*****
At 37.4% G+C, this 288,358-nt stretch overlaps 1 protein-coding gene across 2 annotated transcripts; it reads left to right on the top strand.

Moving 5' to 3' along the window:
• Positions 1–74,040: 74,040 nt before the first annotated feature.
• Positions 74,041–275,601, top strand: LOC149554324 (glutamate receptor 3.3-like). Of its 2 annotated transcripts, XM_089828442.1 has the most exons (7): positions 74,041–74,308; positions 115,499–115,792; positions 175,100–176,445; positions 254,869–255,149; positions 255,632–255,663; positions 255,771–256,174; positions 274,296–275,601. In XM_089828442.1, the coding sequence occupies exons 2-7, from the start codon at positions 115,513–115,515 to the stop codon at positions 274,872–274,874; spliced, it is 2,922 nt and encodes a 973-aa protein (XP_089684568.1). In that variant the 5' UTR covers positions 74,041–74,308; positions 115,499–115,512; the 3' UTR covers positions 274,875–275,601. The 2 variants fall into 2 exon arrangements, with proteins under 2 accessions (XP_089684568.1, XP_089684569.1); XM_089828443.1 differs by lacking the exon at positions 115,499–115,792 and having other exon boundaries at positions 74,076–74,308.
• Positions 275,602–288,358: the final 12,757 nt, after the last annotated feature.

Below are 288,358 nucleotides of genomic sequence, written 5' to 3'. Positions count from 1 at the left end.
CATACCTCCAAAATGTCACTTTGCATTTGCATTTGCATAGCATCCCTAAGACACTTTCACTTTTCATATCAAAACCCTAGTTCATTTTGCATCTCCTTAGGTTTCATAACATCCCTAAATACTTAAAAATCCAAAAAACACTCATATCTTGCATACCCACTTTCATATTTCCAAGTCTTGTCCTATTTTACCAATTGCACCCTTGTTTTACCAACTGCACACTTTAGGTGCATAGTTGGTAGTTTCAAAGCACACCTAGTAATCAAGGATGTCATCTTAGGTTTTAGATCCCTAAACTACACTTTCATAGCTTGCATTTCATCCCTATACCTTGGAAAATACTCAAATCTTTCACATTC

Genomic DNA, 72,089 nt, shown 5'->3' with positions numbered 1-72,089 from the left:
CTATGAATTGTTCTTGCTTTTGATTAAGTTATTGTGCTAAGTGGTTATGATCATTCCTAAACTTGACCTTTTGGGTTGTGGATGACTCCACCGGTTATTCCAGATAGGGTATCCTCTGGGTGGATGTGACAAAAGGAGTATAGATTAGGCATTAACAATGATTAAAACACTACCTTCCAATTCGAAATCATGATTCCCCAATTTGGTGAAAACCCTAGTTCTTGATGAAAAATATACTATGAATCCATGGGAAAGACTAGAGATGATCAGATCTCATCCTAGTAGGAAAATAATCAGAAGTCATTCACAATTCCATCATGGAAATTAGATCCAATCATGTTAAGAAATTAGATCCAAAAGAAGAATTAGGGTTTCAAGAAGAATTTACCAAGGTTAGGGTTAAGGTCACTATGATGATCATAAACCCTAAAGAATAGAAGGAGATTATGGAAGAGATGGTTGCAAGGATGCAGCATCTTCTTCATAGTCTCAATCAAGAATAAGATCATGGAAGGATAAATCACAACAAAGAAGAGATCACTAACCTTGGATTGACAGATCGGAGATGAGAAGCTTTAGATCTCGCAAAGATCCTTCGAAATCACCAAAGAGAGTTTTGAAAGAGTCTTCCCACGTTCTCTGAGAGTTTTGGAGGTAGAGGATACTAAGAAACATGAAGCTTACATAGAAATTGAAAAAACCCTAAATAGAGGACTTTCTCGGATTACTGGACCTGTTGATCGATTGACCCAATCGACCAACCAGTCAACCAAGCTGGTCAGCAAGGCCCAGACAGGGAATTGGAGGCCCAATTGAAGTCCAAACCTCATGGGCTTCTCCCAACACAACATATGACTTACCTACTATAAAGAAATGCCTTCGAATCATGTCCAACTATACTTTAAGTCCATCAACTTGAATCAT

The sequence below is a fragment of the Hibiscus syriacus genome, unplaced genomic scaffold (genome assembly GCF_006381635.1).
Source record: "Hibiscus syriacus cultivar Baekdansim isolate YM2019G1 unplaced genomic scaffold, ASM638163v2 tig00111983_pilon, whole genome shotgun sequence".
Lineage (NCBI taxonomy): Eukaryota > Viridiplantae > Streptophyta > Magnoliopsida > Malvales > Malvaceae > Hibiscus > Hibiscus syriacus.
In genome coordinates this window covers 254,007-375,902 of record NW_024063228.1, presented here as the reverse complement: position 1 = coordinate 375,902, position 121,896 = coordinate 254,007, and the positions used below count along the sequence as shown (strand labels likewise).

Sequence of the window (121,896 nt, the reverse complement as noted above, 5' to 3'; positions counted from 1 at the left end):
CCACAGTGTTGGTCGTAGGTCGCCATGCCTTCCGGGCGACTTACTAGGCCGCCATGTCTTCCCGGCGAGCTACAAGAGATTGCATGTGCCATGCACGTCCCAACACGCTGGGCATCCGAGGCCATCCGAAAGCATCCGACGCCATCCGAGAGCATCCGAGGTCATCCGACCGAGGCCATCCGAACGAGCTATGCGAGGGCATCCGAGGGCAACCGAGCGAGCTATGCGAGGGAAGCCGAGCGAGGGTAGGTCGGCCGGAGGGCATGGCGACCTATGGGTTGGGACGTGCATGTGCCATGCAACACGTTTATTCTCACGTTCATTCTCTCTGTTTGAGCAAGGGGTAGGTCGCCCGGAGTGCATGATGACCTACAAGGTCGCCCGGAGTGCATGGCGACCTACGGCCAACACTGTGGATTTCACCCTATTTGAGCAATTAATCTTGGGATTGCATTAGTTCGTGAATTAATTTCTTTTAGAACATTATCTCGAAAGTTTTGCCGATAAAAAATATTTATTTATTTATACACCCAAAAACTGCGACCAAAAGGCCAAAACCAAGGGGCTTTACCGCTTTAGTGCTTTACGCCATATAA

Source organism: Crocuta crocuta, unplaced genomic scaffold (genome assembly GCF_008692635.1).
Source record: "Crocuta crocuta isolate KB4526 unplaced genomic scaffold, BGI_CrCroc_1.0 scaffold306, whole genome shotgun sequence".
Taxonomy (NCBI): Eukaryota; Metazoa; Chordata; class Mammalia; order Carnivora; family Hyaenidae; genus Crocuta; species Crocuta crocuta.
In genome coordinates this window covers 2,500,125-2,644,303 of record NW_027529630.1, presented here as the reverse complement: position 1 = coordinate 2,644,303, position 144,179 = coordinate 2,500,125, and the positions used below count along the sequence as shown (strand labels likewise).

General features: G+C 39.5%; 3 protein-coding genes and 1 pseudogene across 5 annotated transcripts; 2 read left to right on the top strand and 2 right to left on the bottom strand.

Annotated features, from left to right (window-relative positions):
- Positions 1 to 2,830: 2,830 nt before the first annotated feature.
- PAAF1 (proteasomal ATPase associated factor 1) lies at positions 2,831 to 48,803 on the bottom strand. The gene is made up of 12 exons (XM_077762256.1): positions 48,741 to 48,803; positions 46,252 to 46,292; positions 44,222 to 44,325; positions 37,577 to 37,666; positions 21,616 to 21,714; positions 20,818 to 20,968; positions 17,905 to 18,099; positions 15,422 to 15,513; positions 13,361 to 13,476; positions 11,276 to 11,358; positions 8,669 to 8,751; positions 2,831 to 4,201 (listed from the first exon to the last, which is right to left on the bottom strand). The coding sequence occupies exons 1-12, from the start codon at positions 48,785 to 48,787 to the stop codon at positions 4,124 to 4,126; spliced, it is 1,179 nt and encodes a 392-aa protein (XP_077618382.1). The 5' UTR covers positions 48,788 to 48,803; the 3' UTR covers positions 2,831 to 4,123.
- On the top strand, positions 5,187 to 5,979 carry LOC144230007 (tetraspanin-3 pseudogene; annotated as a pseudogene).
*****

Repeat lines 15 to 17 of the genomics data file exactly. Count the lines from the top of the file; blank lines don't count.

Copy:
CCACAGTGTTGGTCGTAGGTCGCCATGCCTTCCGGGCGACTTACTAGGCCGCCATGTCTTCCCGGCGAGCTACAAGAGATTGCATGTGCCATGCACGTCCCAACACGCTGGGCATCCGAGGCCATCCGAAAGCATCCGACGCCATCCGAGAGCATCCGAGGTCATCCGACCGAGGCCATCCGAACGAGCTATGCGAGGGCATCCGAGGGCAACCGAGCGAGCTATGCGAGGGAAGCCGAGCGAGGGTAGGTCGGCCGGAGGGCATGGCGACCTATGGGTTGGGACGTGCATGTGCCATGCAACACGTTTATTCTCACGTTCATTCTCTCTGTTTGAGCAAGGGGTAGGTCGCCCGGAGTGCATGATGACCTACAAGGTCGCCCGGAGTGCATGGCGACCTACGGCCAACACTGTGGATTTCACCCTATTTGAGCAATTAATCTTGGGATTGCATTAGTTCGTGAATTAATTTCTTTTAGAACATTATCTCGAAAGTTTTGCCGATAAAAAATATTTATTTATTTATACACCCAAAAACTGCGACCAAAAGGCCAAAACCAAGGGGCTTTACCGCTTTAGTGCTTTACGCCATATAA

Source organism: Crocuta crocuta, unplaced genomic scaffold (genome assembly GCF_008692635.1).
Source record: "Crocuta crocuta isolate KB4526 unplaced genomic scaffold, BGI_CrCroc_1.0 scaffold306, whole genome shotgun sequence".